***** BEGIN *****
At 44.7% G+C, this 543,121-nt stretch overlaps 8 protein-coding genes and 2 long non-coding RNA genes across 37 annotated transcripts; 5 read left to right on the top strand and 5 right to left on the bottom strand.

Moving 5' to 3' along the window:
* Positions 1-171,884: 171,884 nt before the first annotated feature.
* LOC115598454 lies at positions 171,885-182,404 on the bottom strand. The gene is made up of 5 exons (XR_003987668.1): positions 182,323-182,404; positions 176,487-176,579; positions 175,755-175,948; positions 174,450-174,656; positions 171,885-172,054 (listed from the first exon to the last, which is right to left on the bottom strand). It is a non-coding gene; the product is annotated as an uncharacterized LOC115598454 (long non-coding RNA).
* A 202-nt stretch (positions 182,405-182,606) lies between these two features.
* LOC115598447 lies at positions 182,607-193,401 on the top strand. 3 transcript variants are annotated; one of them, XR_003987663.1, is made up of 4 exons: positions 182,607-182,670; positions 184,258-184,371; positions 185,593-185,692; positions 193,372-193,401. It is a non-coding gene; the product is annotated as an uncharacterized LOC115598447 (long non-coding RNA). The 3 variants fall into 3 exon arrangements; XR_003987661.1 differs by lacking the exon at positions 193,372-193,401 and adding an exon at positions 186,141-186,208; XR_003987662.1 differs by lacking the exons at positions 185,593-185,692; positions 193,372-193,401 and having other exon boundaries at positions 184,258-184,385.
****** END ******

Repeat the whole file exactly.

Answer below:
At 44.7% G+C, this 543,121-nt stretch overlaps 8 protein-coding genes and 2 long non-coding RNA genes across 37 annotated transcripts; 5 read left to right on the top strand and 5 right to left on the bottom strand.

Moving 5' to 3' along the window:
* Positions 1-171,884: 171,884 nt before the first annotated feature.
* LOC115598454 lies at positions 171,885-182,404 on the bottom strand. The gene is made up of 5 exons (XR_003987668.1): positions 182,323-182,404; positions 176,487-176,579; positions 175,755-175,948; positions 174,450-174,656; positions 171,885-172,054 (listed from the first exon to the last, which is right to left on the bottom strand). It is a non-coding gene; the product is annotated as an uncharacterized LOC115598454 (long non-coding RNA).
* A 202-nt stretch (positions 182,405-182,606) lies between these two features.
* LOC115598447 lies at positions 182,607-193,401 on the top strand. 3 transcript variants are annotated; one of them, XR_003987663.1, is made up of 4 exons: positions 182,607-182,670; positions 184,258-184,371; positions 185,593-185,692; positions 193,372-193,401. It is a non-coding gene; the product is annotated as an uncharacterized LOC115598447 (long non-coding RNA). The 3 variants fall into 3 exon arrangements; XR_003987661.1 differs by lacking the exon at positions 193,372-193,401 and adding an exon at positions 186,141-186,208; XR_003987662.1 differs by lacking the exons at positions 185,593-185,692; positions 193,372-193,401 and having other exon boundaries at positions 184,258-184,385.